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Does Business Have a Pal in Neil Gorsuch?
The business community has reacted to President Donald Trump's nomination of Judge Neil Gorsuch to the U.S. Supreme Court with barely restrained glee. A "fantastic nomination," said an official with the U.S. Chamber of Commerce. "[W]e expect the court to return to its business-friendly leanings," wrote lawyers with a global law firm.
And who could blame them? The business community, as explained more fully in a new report by my organization, sees much to like in Gorsuch's record on the U.S. Court of Appeals for the Tenth Circuit. In addition to areas including arbitration and regulation, they see a judge who favors cramped interpretations of laws that are supposed to protect workers and others.Under U.S. Supreme Court Chief Justice John Roberts, the U.S. Chamber of Commerce has seen a sharp increase in its success at the Supreme Court. Since 2006, the Roberts court has ruled for the chamber's position nearly 70 percent of the time, led by the court's conservatives. Clearly, the business community expects to maintain its grip on the court with Gorsuch help.
As one leading example, business interests are encouraged by Gorsuch's dissenting opinion in the case of TransAm Trucking v. Administrative Review Board, Department of Labor. Alphonse Maddin was a truck driver who had been stopped for hours in subzero temperatures, in an unheated cab, waiting for repairs to the frozen brakes on his trailer. Though his feet and torso were going numb, his employer nevertheless told him either to stay with the trailer and wait for repairs or drive off with it, despite its frozen brakes. Maddin did neither. He unhooked the trailer, drove to safety and was subsequently fired.
The Tenth Circuit majority ruled the firing unlawful, holding that Maddin was protected by a federal safety statute that prohibits employers from firing an employee who "refuses to operate a vehicle because ... the employee has a reasonable apprehension of serious injury to the employee or the public because of the vehicle's hazardous safety or security condition."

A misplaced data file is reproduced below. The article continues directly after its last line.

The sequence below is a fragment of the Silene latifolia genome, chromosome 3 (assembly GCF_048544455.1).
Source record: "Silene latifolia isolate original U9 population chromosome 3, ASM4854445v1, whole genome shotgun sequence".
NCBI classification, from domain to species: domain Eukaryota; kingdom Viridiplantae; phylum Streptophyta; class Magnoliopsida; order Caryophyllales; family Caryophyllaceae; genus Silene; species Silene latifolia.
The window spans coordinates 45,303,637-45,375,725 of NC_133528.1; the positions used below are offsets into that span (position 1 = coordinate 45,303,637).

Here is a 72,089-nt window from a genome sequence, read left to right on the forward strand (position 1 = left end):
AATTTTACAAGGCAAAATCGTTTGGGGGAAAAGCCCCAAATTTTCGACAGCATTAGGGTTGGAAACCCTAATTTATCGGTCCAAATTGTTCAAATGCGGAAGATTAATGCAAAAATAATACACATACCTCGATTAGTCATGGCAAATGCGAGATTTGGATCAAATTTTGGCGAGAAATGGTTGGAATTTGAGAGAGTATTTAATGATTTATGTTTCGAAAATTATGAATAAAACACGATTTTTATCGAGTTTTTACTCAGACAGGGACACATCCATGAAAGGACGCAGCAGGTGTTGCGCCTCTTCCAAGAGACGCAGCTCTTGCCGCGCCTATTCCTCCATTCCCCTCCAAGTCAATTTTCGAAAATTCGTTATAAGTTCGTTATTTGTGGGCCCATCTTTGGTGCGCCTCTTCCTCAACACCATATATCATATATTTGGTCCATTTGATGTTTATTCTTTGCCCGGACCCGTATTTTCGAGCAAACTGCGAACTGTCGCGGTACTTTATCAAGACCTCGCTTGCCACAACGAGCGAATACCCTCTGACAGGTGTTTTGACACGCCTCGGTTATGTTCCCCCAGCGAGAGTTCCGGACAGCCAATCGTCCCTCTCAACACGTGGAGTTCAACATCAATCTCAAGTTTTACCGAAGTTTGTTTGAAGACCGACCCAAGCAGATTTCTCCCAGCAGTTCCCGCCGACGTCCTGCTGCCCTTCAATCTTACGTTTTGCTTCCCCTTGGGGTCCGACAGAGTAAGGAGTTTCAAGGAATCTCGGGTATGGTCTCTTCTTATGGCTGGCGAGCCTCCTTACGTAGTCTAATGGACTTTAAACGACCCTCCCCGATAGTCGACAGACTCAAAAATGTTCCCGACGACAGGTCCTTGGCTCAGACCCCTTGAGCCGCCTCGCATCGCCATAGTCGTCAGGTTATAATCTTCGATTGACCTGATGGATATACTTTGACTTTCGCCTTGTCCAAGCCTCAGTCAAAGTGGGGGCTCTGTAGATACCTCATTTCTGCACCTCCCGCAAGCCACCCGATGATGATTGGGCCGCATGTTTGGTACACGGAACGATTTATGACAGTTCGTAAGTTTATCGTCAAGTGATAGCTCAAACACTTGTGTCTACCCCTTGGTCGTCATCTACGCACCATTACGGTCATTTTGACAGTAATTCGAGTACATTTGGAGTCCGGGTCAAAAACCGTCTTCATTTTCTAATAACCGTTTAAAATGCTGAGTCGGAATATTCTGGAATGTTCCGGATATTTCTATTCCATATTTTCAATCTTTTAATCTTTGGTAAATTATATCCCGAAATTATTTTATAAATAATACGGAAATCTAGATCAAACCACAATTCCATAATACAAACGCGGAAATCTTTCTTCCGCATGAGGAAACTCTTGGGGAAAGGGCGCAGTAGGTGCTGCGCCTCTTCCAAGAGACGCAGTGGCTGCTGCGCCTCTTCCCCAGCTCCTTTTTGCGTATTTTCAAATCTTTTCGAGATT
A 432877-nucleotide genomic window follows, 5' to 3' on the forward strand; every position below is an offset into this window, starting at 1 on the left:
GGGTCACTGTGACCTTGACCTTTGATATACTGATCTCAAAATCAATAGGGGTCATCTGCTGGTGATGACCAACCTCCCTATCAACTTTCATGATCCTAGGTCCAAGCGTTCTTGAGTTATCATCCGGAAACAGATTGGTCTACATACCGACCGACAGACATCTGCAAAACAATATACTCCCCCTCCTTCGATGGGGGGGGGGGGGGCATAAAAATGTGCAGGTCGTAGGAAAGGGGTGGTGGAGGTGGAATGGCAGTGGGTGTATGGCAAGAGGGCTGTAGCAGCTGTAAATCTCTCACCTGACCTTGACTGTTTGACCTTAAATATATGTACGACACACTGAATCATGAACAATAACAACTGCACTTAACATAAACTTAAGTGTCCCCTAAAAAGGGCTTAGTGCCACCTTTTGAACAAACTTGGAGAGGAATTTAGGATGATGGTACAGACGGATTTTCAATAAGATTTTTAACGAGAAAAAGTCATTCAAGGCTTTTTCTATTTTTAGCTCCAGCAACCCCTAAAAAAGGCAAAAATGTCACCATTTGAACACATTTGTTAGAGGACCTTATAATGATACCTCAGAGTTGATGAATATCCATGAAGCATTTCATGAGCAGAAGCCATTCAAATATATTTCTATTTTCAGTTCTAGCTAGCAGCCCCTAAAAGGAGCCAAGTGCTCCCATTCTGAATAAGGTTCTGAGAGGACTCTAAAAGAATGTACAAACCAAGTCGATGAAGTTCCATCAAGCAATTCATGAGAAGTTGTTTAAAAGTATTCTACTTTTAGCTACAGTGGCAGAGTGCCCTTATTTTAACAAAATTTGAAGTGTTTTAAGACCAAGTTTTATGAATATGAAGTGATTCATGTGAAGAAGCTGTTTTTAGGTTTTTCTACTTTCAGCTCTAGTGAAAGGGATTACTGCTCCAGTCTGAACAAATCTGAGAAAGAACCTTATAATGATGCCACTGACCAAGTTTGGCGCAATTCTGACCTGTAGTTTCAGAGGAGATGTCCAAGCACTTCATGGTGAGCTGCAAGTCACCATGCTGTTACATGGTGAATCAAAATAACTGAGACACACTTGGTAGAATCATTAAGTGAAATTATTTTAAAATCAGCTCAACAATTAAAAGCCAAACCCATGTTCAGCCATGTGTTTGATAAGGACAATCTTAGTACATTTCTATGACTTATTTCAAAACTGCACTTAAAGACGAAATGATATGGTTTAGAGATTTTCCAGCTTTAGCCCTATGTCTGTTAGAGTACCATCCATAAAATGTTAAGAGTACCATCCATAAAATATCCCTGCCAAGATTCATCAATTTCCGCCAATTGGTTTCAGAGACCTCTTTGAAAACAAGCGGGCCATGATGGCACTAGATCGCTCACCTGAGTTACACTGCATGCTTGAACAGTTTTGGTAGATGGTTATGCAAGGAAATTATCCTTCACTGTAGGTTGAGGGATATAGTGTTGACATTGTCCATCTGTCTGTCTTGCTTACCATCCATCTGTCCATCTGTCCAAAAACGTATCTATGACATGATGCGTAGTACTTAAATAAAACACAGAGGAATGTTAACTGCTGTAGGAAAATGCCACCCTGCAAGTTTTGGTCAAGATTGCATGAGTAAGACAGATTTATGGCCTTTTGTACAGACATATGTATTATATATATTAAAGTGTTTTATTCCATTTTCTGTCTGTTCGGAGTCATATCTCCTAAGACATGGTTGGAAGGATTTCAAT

Gorsuch disagreed. He would have held that the company was justified in firing Maddin because, in driving off to safety, he had not actually "refused to operate" his vehicle, disregarding the majority's conclusion that his refusal to operate his vehicle in the unsafe manner directed by his employer qualified him for protection under the safety law.
Gorsuch's crabbed reading of the law focused narrowly on several words of text, ignoring the statute as a whole and Congress' plan in enacting it … that was "to promote the safe operation of commercial motor vehicles" and "to minimize dangers to the health of operators of commercial motor vehicles." As The Associated Press noted, "Gorsuch's fidelity to literal texts can lead to findings that appear to defy common sense and fairness."
In addition, an examination of Gorsuch's record by business advocates concluded that "Judge Gorsuch's opinions … suggest that his confirmation would restore the pro-arbitration direction of the court," pointing to Ragab v. Howard. In that case, the Tenth Circuit denied a motion to compel arbitration because the parties had signed six different agreements, each containing different and conflicting arbitration provisions. Because there wasn't a single arbitration agreement to enforce, the court held that arbitration could not be compelled. Gorsuch dissented, arguing that "workarounds" could have been used to force the parties into arbitration, despite conflicting agreements.
If confirmed, would a Justice Gorsuch be yet another reliable vote for corporate interests at the Supreme Court? Americans have cause to wonder. After all, that's clearly what the business community is expecting.